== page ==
Do I look like an author to you?

Despite wanting to skip through the streets and scream from the rooftops that my book, my very own book, is going to be published in November, I don’t (other than the virtual street/rooftop you are reading this on now). I was raised to not brag and even though it’s not really bragging telling someone what you’ve spent the better part of the last year working on, it feels like it.

Often Annie will work it into conversations with people that don’t know the news. I guess it’s okay if your wife brags about you. She did this when we were home for Christmas.

“Kelsey is going to have his first book published in November,” Annie says to a family friend.

My face gets a little red and I feel an “Oh, shucks” coming on.

“Oh, that’s exciting,” says the family friend. “Who are you having publish it? Is it a publisher in Dayton?”

First, “having someone publish” the book implies that I paid a Print on Demand (aka Vanity Press) to do so, which I didn’t. Second, I never knew there were any publishers in Dayton, Ohio. If there are, they must be pretty small.

“No they’re from New York City,” I say. Actually Wiley & Sons is located in Hoboken, New Jersey, but you can see NYC from their office and they used to be located there, so that’s what I go with. I fight the urge to add a “you ever heard of it?” or, a “they paid ME,” or a “What the hell? Is it impossible to think that a large publishing house would actually pay little ol’ me for the rights to publish my book?”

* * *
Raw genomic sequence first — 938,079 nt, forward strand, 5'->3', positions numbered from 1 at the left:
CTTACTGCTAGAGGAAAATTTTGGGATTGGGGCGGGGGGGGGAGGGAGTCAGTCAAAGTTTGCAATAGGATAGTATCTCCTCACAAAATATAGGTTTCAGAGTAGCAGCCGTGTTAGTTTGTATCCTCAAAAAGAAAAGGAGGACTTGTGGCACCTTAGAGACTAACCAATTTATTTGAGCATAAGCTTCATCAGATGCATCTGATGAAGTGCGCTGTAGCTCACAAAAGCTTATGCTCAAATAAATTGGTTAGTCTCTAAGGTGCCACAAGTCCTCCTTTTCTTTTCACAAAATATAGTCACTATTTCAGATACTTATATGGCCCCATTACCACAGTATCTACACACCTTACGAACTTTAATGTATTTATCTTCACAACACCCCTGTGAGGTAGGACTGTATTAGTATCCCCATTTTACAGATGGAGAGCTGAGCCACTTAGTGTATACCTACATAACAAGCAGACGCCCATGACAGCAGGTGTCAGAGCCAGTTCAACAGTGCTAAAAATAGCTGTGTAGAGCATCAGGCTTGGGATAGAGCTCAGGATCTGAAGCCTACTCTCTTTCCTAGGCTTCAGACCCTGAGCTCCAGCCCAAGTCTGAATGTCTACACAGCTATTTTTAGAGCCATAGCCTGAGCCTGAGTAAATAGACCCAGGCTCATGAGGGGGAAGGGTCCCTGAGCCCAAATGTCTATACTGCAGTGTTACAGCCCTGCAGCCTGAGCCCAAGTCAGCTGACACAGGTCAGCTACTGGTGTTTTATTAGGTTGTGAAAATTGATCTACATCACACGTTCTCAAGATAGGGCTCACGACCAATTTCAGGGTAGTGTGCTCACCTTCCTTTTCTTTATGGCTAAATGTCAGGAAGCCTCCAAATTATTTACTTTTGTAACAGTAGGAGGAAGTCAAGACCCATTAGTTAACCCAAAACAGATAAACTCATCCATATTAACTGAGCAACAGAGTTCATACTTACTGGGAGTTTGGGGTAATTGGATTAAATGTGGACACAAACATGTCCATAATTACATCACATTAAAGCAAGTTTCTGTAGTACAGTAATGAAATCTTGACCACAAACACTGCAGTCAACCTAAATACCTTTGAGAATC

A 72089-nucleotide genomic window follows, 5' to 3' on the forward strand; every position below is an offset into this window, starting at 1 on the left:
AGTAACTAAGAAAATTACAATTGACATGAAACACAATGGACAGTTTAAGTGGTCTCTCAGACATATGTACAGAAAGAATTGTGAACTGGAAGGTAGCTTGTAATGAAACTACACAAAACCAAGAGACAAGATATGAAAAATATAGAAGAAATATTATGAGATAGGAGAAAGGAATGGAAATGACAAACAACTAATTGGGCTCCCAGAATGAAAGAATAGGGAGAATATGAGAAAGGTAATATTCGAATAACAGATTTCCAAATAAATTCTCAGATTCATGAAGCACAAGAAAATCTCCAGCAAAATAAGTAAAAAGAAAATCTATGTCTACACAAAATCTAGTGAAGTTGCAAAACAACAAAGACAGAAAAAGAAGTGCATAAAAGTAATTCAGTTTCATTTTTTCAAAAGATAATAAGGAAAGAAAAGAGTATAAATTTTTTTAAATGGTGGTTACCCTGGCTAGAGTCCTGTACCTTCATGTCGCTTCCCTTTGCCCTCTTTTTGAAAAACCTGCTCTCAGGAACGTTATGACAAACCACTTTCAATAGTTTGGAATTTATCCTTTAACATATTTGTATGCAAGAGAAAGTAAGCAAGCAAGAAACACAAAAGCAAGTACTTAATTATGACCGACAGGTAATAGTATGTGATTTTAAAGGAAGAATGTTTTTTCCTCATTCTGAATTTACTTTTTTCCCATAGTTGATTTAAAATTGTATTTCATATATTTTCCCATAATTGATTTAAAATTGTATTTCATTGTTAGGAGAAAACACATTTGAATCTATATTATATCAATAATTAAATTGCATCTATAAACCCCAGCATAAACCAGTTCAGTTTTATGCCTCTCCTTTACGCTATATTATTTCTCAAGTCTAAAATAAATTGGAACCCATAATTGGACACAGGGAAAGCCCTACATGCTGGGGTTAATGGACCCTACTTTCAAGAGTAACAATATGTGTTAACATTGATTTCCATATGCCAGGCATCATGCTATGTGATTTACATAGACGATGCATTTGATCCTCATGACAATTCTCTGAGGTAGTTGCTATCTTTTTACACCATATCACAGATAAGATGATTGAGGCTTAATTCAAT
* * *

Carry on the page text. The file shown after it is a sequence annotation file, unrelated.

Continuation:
A similar thing happened to me just last week. I was visiting my alma mater Miami University and was killing some time in the book store when I decided to ask one of the booksellers if they ever hosted any author events.

“Why?” She asked.

“Well,” I say, as my face, once again, reddens, “I have a book coming out in November.”

“Oh, a self-published book,” she says. (Note: this could also be a question, but it wasn’t; it was a statement.)

I understand that there are probably a lot of good books that publishers won’t stand behind because the “market isn’t good” for a particular book and self-publishing is the only way to give life to a work. I don’t have a problem with that. But considering that there are hundreds of thousands of books published each year by publishers, what makes these people think that my book couldn’t be among them.

Plus, there’s no way I could have afforded to pay to have my book self-published. The trip alone cost me (or I should say my second mortgage) $8,000. I am thrilled to have sold my book to a publisher because there was no way I could have sold the idea of paying to have it self-published to Annie: “Annie, my dear, I spent $8,000 on my quest, now for only a couple grand more we can have it published!”

She would have beat my (writerly) aspirations out of me.

What is it that makes people think I couldn’t be a paid author? Do I not look like an author or something?

Just Add Banjo
Just Add Banjo

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Kent says:

Dude… Where’s the tweed jacket complete with elbow patches?

Kelsey says:

What, and cover my guns?!